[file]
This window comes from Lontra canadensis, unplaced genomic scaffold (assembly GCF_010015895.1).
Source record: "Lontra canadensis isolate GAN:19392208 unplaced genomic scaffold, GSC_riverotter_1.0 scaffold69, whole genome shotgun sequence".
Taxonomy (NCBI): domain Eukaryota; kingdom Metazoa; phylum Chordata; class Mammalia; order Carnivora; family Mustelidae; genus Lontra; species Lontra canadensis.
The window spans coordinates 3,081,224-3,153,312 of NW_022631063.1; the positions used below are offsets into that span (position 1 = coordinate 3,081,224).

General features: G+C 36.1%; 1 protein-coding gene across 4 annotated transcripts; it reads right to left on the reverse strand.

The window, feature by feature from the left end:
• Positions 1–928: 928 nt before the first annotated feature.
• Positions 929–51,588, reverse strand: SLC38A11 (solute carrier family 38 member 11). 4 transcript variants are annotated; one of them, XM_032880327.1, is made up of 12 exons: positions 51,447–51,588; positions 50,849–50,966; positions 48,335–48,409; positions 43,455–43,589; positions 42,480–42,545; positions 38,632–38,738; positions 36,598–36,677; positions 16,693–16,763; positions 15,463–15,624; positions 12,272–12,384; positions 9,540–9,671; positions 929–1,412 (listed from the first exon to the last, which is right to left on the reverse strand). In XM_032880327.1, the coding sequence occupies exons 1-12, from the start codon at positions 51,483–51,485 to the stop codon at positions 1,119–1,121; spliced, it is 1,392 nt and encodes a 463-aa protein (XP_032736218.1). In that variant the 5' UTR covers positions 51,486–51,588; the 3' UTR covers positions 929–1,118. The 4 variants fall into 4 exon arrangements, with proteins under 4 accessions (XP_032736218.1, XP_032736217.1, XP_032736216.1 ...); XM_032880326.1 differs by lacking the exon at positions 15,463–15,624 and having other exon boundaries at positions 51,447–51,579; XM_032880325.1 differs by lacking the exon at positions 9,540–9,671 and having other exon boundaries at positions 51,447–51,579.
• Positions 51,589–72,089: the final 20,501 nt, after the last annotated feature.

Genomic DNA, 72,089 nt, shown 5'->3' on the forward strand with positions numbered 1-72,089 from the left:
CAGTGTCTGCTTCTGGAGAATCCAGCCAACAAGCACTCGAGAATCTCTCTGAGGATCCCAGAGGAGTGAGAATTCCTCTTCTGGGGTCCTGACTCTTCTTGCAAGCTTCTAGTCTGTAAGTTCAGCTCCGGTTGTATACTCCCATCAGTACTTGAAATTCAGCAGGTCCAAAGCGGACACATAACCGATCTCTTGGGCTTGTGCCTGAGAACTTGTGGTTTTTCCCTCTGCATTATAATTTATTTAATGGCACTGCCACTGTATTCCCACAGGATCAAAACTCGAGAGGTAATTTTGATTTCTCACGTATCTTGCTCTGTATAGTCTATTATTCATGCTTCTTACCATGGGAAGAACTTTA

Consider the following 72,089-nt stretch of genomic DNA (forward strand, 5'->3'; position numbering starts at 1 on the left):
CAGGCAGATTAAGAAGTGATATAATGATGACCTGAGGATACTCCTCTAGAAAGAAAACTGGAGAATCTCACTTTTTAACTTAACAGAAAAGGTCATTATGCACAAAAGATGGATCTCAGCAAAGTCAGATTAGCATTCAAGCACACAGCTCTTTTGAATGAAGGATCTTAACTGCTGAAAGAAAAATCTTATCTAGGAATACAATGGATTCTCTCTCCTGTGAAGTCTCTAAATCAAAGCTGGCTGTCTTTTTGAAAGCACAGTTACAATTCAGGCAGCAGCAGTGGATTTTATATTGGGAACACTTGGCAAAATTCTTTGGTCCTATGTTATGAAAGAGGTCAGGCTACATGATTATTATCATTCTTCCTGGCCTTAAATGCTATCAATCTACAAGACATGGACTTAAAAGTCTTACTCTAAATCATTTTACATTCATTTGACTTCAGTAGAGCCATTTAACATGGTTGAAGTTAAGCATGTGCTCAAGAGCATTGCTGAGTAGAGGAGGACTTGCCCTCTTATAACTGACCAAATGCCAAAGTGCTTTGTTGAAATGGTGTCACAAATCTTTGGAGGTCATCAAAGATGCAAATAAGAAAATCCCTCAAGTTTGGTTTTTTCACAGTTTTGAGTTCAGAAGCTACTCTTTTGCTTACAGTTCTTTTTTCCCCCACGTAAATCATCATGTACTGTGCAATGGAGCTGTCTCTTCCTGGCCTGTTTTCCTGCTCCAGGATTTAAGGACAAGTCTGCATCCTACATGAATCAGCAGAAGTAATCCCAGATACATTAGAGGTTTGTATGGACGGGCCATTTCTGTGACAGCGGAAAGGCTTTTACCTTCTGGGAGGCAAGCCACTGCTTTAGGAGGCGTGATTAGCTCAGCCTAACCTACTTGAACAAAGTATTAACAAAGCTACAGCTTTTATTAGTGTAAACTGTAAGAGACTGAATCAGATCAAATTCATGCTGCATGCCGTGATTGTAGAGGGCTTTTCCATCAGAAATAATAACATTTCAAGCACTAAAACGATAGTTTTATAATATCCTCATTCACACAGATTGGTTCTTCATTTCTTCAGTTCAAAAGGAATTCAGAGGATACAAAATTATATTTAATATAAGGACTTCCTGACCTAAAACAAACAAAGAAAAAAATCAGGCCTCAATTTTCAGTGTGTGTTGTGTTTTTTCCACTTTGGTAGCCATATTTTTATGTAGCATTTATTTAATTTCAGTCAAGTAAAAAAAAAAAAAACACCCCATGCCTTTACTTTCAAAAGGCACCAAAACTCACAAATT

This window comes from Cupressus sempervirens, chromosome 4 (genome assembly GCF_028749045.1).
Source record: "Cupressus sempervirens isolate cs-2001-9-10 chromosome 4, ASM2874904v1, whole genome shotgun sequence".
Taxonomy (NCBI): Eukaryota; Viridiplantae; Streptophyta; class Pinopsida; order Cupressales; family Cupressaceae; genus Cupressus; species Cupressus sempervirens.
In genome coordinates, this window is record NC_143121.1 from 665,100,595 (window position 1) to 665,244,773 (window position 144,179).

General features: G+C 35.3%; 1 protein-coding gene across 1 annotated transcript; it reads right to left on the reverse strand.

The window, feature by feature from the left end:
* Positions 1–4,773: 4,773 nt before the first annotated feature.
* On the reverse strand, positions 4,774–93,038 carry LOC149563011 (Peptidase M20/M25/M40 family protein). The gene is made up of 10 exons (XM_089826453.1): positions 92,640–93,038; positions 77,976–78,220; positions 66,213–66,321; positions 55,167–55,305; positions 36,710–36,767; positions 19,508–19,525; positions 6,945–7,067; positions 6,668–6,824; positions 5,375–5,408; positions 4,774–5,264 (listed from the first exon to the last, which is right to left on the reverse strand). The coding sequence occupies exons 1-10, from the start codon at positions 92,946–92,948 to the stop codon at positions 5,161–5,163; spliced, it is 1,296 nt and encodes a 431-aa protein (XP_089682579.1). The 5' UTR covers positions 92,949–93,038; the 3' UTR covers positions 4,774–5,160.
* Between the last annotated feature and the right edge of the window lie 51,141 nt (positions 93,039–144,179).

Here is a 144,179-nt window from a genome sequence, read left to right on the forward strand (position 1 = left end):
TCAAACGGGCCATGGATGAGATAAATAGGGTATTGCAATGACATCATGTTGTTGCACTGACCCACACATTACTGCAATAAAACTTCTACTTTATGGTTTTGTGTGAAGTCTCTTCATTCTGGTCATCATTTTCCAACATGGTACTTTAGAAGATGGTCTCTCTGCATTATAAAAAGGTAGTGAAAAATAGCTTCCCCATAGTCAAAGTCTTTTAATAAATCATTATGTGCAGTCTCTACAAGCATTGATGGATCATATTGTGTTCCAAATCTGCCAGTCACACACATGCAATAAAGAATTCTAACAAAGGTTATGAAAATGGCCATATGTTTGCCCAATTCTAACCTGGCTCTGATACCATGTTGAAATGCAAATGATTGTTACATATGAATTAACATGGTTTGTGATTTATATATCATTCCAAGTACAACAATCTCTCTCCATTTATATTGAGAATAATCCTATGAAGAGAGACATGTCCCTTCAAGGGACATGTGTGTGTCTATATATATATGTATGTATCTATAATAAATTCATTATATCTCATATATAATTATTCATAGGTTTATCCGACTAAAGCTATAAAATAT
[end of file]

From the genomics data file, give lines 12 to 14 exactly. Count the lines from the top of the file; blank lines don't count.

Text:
Consider the following 72,089-nt stretch of genomic DNA (forward strand, 5'->3'; position numbering starts at 1 on the left):
CAGGCAGATTAAGAAGTGATATAATGATGACCTGAGGATACTCCTCTAGAAAGAAAACTGGAGAATCTCACTTTTTAACTTAACAGAAAAGGTCATTATGCACAAAAGATGGATCTCAGCAAAGTCAGATTAGCATTCAAGCACACAGCTCTTTTGAATGAAGGATCTTAACTGCTGAAAGAAAAATCTTATCTAGGAATACAATGGATTCTCTCTCCTGTGAAGTCTCTAAATCAAAGCTGGCTGTCTTTTTGAAAGCACAGTTACAATTCAGGCAGCAGCAGTGGATTTTATATTGGGAACACTTGGCAAAATTCTTTGGTCCTATGTTATGAAAGAGGTCAGGCTACATGATTATTATCATTCTTCCTGGCCTTAAATGCTATCAATCTACAAGACATGGACTTAAAAGTCTTACTCTAAATCATTTTACATTCATTTGACTTCAGTAGAGCCATTTAACATGGTTGAAGTTAAGCATGTGCTCAAGAGCATTGCTGAGTAGAGGAGGACTTGCCCTCTTATAACTGACCAAATGCCAAAGTGCTTTGTTGAAATGGTGTCACAAATCTTTGGAGGTCATCAAAGATGCAAATAAGAAAATCCCTCAAGTTTGGTTTTTTCACAGTTTTGAGTTCAGAAGCTACTCTTTTGCTTACAGTTCTTTTTTCCCCCACGTAAATCATCATGTACTGTGCAATGGAGCTGTCTCTTCCTGGCCTGTTTTCCTGCTCCAGGATTTAAGGACAAGTCTGCATCCTACATGAATCAGCAGAAGTAATCCCAGATACATTAGAGGTTTGTATGGACGGGCCATTTCTGTGACAGCGGAAAGGCTTTTACCTTCTGGGAGGCAAGCCACTGCTTTAGGAGGCGTGATTAGCTCAGCCTAACCTACTTGAACAAAGTATTAACAAAGCTACAGCTTTTATTAGTGTAAACTGTAAGAGACTGAATCAGATCAAATTCATGCTGCATGCCGTGATTGTAGAGGGCTTTTCCATCAGAAATAATAACATTTCAAGCACTAAAACGATAGTTTTATAATATCCTCATTCACACAGATTGGTTCTTCATTTCTTCAGTTCAAAAGGAATTCAGAGGATACAAAATTATATTTAATATAAGGACTTCCTGACCTAAAACAAACAAAGAAAAAAATCAGGCCTCAATTTTCAGTGTGTGTTGTGTTTTTTCCACTTTGGTAGCCATATTTTTATGTAGCATTTATTTAATTTCAGTCAAGTAAAAAAAAAAAAAACACCCCATGCCTTTACTTTCAAAAGGCACCAAAACTCACAAATT

This window comes from Cupressus sempervirens, chromosome 4 (genome assembly GCF_028749045.1).